"Evolution begins when there is an error during reproduction and the new cell is different from its parent. Mutant cells usually die, and those that survive are likely to be disadvantaged by their mutation. Only very rarely will a mutant perform better than its parent. The descendents of the mutant cell may then successfully compete against the rest of the population and eventually replace them.

The more often an organism mutates, the faster it evolves, and so the faster it can adapt to changing conditions and the more successfully it can compete against other variations. The pressure to evolve faster has forced cell reproduction to maintain a consistently high rate of mutation. Only the need for enough healthy individuals to survive stops the mutation rate from being higher.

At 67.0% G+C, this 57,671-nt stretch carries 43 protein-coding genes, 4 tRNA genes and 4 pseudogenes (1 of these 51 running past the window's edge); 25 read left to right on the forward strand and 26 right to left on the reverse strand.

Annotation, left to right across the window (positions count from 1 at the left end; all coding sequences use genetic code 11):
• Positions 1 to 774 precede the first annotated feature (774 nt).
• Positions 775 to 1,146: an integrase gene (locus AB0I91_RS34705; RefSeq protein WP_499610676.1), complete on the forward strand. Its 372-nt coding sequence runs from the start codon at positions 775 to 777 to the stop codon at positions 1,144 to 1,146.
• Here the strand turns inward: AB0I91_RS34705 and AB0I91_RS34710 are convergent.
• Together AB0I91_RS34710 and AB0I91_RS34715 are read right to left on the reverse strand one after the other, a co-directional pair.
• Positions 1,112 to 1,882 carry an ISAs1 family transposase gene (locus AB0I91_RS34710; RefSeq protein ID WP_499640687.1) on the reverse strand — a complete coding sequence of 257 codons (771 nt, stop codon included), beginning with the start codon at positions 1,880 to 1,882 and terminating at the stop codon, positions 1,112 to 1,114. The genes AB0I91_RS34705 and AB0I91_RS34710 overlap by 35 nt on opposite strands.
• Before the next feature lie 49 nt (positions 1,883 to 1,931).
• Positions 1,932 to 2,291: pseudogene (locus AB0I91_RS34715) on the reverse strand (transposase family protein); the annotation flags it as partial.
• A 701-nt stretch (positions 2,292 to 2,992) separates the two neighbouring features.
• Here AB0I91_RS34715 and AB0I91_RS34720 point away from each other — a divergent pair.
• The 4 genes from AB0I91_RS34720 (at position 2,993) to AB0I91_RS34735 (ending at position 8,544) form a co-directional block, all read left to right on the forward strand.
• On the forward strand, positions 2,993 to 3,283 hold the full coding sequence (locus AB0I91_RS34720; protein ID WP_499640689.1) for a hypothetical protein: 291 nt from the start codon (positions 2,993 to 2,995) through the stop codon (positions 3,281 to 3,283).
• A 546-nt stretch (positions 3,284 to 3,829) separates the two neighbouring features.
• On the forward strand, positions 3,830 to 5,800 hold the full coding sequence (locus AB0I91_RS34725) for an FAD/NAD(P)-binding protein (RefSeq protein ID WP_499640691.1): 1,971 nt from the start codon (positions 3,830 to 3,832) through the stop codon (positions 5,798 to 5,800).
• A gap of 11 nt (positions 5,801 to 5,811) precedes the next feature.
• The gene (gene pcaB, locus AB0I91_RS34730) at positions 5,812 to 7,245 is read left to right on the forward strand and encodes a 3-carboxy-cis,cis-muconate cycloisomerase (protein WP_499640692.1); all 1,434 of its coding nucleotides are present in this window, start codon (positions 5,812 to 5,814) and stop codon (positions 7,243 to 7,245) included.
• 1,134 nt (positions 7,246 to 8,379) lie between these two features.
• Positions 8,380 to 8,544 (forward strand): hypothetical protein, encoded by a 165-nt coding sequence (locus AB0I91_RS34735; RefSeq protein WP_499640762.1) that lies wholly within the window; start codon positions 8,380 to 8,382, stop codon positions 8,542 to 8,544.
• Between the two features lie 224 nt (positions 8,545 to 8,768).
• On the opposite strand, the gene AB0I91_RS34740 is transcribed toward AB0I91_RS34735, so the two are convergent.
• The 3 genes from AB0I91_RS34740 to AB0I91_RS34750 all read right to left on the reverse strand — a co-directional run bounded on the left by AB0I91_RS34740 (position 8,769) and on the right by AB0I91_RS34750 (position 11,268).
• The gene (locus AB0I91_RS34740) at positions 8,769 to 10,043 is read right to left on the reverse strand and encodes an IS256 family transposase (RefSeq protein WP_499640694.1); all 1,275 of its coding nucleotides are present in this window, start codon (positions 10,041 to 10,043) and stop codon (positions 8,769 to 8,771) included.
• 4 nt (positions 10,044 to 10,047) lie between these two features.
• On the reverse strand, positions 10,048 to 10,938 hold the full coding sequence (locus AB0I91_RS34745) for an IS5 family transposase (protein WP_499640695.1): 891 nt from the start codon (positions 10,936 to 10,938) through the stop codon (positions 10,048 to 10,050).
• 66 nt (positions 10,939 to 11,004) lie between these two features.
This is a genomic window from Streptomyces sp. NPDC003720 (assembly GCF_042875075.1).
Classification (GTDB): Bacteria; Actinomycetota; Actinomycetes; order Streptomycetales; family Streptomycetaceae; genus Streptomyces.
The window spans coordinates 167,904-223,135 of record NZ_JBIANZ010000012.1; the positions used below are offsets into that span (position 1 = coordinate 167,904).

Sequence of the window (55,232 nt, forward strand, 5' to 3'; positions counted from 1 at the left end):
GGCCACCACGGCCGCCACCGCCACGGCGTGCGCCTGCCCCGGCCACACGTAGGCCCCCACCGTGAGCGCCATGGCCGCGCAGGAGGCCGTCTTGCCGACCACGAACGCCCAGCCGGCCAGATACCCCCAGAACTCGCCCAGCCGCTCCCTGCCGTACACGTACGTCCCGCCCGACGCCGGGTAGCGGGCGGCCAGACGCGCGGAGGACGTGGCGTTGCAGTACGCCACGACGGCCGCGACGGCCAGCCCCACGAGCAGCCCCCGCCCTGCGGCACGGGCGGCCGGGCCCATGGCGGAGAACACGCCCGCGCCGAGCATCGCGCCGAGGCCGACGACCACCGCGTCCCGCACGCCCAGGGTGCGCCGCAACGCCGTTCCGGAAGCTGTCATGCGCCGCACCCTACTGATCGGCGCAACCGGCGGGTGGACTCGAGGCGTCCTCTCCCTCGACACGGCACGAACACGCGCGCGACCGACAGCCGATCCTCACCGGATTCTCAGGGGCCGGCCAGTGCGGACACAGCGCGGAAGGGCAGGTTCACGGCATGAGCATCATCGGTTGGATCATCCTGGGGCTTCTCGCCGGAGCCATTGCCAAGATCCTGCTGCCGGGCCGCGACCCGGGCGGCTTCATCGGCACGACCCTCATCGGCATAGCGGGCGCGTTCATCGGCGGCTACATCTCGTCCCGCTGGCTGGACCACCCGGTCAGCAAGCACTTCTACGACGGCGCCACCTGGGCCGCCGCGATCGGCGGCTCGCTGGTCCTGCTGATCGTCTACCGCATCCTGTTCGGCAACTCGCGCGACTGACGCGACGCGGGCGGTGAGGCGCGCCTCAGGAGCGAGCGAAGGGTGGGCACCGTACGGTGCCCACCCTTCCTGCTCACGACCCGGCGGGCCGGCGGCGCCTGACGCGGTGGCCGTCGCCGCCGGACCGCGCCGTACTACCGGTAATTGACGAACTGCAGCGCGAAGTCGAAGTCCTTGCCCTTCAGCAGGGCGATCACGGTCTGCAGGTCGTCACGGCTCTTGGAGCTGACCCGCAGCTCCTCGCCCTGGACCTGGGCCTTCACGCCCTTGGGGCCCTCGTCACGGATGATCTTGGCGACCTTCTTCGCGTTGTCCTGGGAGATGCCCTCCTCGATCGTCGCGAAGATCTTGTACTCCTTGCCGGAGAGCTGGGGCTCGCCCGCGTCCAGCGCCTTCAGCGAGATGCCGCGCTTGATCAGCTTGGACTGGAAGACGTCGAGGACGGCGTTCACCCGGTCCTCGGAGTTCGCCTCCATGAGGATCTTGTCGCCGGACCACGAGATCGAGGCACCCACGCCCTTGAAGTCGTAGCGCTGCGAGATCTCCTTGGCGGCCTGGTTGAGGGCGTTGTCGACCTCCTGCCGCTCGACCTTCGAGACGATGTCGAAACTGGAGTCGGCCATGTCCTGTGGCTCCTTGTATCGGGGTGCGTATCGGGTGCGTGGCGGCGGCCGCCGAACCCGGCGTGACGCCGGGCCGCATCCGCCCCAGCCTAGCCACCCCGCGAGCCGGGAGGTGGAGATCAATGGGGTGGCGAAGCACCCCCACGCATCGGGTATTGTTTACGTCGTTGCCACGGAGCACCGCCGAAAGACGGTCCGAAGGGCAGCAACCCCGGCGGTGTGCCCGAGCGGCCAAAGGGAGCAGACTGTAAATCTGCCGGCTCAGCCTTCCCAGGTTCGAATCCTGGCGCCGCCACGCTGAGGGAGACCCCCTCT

A larger population has a higher chance of producing a beneficial mutation. But then a considerable amount of time may need to pass before the mutant population grows large enough to have any chance of producing a second beneficial mutation.

This problem was overcome by the appearance of sexual reproduction. By combining the DNA from two parents, a child cell can inherit the beneficial mutations from two separate ancestries. Beneficial mutations can then spread back into an existing population, and this greatly magnifies the rate of evolution."